Representation Matters: State Senator Derek Kitchen

This is part of The Humanist’s monthly series highlighting openly nonreligious elected officials across the nation. Because of the work of the Center for Freethought Equality, the political and advocacy arm of the American Humanist Association, there are now ninety elected officials at the local, state, and federal level who identify with the atheist and humanist community serving in thirty states across the country. Join the Center for Freethought Equality to help politically empower the atheist and humanist community—membership is FREE!

The Center for Freethought Equality’s advances have been groundbreaking. Prior to the 2016 election, there were only five state legislators and no members of Congress who publicly identified with our community; because of its efforts, we have sixty state legislators today—a twelve-fold increase–and a member of Congress, Jared Huffman (CA-2), who publicly identify with our community! It is critical that our community connect and engage with the elected officials who represent our community and our valuesyou can see a list of these elected officials here.

State Senator Derek Kitchen

Representing Senate District 9 in Utah

“As a humanist, my focus is on taking care of the people in my district, which is why I look at all issues through the lens of how it impacts our quality of life.”

Senator Kitchen grew up in Salt Lake City, Utah and graduated from the University of Utah in 2013 with a degree in political science. He was elected to the Utah legislature in 2018, becoming the youngest member of the Utah State Senate and the only openly LGBTQ+ member of the legislature. He was elected to serve in the 2019-2020 Utah State Minority Leadership as Senate Caucus Manager, and currently serves on eight committees. His legislative work has focused on affordable housing, climate reform, and anti-discrimination laws. In 2019, he completed Harvard’s program for Senior Executives in State and Local Government as a David Bohnett LGBTQ Victory Institute Leadership Fellow.

Kitchen was a member of the Salt Lake City Council from 2015 to 2018, where he led the effort to create an historic $21 million fund to generate affordable housing in October 2016. Before his election to public office, Senator Kitchen and his partner sued the State of Utah to obtain marriage equality in Kitchen v. Herbert, which they won in 2014. The case brought marriage equality to Utah and five other western states in the 10th Circuit.

While still in college, Kitchen opened a food distribution company, Laziz Foods. Four years later, he co-founded a Lebanese restaurant, Laziz Kitchen, which works to hire refugees in partnership with the International Rescue Committee (IRC).

In addition to his professional work, Senator Kitchen has long been an active member of his community. While on the City Council, he volunteered as the Chair of the Salt Lake City Redevelopment Authority. He currently serves on the board of the Utah Museum of Contemporary Art.

Sarah Levin: What motivated you to run for office?

Derek Kitchen: I was motivated to run for office because I want to advocate for the well-being of my community. When I was twenty-three years old, I got my start in the political world by suing the state of Utah in federal court for marriage equality (Kitchen v. Herbert, 2013). That experience taught me that, even in a place like Utah, when we take a risk and stand up for what is right, we can make big changes. I kept that momentum going by running for city council in 2015, and then for the State Senate in 2018. I am up for re-election on June 28.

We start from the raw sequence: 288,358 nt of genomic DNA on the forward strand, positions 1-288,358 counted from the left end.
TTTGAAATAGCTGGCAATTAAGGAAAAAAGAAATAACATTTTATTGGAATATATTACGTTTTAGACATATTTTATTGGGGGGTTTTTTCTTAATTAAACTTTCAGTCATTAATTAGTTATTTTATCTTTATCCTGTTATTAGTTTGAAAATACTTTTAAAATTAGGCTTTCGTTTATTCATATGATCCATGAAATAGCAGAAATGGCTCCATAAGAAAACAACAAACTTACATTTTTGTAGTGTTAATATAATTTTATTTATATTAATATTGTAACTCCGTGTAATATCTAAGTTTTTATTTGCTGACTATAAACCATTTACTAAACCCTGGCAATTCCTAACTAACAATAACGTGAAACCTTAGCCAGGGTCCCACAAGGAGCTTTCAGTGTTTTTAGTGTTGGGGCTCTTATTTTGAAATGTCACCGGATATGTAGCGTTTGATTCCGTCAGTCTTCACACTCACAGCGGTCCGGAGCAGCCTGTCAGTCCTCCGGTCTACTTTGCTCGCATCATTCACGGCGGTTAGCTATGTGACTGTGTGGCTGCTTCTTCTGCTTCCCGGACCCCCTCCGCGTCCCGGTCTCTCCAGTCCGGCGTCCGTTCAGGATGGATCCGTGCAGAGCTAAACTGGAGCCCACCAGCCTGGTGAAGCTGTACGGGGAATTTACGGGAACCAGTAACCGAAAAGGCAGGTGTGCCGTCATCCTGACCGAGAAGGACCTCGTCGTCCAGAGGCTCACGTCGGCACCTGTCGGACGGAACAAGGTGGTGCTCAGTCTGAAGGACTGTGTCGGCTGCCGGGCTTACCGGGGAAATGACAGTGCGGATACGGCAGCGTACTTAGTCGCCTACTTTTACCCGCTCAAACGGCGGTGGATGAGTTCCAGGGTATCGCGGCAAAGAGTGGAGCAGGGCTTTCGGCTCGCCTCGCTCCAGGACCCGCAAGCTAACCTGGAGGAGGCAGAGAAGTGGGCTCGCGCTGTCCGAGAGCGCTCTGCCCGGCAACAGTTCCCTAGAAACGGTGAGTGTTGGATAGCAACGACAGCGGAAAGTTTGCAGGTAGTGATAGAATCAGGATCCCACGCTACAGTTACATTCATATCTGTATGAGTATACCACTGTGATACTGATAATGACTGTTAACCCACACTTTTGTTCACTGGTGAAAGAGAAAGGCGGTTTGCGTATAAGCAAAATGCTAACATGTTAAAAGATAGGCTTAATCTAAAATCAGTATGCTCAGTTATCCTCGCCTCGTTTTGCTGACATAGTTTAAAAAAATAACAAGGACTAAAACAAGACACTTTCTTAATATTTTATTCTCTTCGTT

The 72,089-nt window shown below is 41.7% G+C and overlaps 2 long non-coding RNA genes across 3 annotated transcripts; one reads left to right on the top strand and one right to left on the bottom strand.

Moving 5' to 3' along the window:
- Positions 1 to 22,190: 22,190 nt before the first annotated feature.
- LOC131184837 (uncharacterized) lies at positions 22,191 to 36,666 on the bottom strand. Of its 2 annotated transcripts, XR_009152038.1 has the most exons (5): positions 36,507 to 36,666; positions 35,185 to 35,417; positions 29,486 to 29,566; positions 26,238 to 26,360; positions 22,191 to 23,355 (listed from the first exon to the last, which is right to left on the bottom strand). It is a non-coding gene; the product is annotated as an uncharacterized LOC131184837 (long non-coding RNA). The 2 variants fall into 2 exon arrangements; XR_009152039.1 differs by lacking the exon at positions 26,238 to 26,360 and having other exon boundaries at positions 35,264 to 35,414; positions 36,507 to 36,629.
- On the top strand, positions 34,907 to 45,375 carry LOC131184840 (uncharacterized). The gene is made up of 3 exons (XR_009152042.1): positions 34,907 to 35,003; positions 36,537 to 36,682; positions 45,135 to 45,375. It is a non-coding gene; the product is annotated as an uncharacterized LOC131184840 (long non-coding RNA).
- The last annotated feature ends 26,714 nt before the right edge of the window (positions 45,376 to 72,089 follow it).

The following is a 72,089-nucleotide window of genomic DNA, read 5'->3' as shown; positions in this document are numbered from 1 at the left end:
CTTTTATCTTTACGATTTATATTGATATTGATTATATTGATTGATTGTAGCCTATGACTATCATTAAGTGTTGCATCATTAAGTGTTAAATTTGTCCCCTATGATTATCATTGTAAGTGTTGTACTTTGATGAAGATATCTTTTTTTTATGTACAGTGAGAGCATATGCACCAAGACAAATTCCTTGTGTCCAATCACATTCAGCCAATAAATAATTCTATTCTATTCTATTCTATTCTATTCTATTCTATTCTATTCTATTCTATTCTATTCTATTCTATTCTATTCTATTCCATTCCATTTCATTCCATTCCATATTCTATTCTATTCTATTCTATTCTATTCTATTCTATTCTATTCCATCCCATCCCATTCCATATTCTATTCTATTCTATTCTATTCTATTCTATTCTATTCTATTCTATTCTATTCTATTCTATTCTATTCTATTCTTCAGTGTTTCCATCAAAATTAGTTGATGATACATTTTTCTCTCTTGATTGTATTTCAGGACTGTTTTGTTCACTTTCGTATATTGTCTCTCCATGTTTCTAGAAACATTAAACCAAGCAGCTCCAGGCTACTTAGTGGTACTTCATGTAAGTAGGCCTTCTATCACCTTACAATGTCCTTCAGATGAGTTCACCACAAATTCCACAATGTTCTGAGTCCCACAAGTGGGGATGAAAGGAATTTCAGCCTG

Levin: What are your policy priorities and how does your nonreligious worldview impact your policy platform?

Kitchen: My policy priorities are focused on quality of life issues in my community. For instance, Utah is growing really fast. We are experiencing all kinds of pressure on critical infrastructure, our roads, schools, and even our air quality. When it comes to religion, I don’t think it has any role in government other than someone’s individual beliefs. As an elected official, it is important that we find ways to separate our personal preferences from our decision making, especially for the whole community that I represent. As a humanist, my focus is on taking care of the people in my district, which is why I look at all issues through the lens of how it impacts our quality of life.

Levin: Why was it important for you to be open about your nonreligious identity?

Kitchen: Honestly, my non-religious identity isn’t a big part of my life. I have been a non-believer since I first learned how to think for myself. I grew up in a very Mormon state and, for me, it always felt like religion took up too much space in conversations around the community. I believe in separation of church & state and that, while people are entitled to believe whatever they want, it should not be front and center in our government. So that said, I don’t talk about my non-religious views unless it comes up or I need to push back on hyper-religious perspectives in conversations.

Levin: How did voters respond (if at all) to your openness about your nonreligious identity?

Kitchen: Voters seem to be more concerned about Republican overreach in our state government. It seems that my non-religious identity and views are not a concern for voters in my district. It makes me feel good to know that my voters never ask about my religion and have never expressed a concern about my non-religious identity. I think they respect that I know what I believe and that I’m not shy about my authentic self. I believe it gives them confidence in me as a leader in Utah.

To learn more about State Senator Derek Kitchen, visit: